Mr Aljassas: Yes.

  Q179  Earl of Erroll: Or do you think your teachers would be able to do it?

  Mr Ross: I think it is both. I think it should be taught at GCSE but if you can get more speakers like yourself or MPs to come into schools in Westminster people's awareness and their interest in politics would grow.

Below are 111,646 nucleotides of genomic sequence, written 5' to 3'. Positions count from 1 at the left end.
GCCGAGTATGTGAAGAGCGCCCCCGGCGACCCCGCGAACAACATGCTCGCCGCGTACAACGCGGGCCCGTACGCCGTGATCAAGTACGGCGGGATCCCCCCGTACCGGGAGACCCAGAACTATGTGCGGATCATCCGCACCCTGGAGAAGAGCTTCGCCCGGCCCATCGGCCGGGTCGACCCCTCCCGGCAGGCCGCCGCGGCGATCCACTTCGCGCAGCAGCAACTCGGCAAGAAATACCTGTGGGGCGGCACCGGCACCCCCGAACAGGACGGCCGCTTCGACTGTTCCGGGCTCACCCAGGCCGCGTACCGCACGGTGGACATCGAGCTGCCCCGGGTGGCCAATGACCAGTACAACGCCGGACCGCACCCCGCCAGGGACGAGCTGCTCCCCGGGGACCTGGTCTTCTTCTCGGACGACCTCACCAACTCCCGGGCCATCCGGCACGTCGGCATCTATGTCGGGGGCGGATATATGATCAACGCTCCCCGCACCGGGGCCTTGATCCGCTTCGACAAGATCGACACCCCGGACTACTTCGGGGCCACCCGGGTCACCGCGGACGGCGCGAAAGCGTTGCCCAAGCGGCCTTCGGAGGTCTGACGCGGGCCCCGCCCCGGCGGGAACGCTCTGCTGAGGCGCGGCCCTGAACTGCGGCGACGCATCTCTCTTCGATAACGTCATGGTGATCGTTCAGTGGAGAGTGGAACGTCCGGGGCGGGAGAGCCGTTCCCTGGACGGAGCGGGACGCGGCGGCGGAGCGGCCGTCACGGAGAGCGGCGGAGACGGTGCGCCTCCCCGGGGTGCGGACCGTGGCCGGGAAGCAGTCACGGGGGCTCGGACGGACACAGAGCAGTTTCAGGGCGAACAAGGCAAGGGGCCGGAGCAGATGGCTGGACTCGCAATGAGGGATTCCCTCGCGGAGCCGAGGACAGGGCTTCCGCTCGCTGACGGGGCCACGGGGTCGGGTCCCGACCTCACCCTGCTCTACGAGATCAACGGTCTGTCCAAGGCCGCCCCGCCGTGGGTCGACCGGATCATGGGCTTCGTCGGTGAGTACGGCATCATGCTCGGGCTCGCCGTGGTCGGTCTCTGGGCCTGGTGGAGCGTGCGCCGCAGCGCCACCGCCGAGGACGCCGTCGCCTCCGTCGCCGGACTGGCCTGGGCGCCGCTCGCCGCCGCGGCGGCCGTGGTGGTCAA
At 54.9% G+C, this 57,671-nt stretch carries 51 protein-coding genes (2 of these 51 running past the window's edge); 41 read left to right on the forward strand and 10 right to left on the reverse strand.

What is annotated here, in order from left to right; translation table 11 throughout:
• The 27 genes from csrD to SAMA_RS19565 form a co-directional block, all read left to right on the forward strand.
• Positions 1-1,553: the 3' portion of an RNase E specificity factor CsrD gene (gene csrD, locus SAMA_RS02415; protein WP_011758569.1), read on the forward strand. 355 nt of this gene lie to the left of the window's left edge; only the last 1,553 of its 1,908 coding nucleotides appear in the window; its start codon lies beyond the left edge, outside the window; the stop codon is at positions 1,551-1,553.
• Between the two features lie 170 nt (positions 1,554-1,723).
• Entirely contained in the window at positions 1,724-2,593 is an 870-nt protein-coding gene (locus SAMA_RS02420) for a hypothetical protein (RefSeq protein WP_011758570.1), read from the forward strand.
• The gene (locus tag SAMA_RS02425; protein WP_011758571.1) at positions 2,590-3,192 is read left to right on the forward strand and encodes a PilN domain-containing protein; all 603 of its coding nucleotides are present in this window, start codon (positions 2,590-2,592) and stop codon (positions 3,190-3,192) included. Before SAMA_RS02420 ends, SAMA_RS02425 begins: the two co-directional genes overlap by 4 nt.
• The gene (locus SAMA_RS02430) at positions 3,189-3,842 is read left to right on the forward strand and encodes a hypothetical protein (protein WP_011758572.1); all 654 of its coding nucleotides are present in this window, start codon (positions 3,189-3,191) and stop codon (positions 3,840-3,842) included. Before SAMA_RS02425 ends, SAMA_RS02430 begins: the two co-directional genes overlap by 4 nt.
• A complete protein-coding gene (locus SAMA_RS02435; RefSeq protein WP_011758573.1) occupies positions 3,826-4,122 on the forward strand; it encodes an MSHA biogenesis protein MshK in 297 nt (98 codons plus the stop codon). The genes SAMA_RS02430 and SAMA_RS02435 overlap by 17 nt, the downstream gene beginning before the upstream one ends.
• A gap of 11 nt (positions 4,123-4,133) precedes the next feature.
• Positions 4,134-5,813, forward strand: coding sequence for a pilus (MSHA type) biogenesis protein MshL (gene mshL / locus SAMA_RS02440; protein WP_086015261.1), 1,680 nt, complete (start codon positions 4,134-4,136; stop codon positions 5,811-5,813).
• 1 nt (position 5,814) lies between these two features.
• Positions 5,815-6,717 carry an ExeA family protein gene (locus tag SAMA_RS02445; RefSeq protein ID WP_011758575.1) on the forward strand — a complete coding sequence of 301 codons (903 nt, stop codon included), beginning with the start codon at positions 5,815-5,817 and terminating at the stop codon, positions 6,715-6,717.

Ms Chowdhury: I have worked with the Parliamentary Education Service here during work experience and I found it a great example of something which all students should be able to do. When working with them we had children coming in from primary schools and secondary schools and learning more about how the House of Lords works, how the House of Commons works and how we should portray our thoughts. To be honest, I think loads of schools did have the opportunity to come in but probably not every school. If every school were to have the opportunity to come in or have some sort of education, that kind of education, it would be helpful and everyone would understand how it is. If they learn at primary level it is not as important because they do not want to but then secondary students I think definitely should be able to have some sense of what is going on. It should be before AS level so they can choose whether they want to or do not want to learn about it or go further.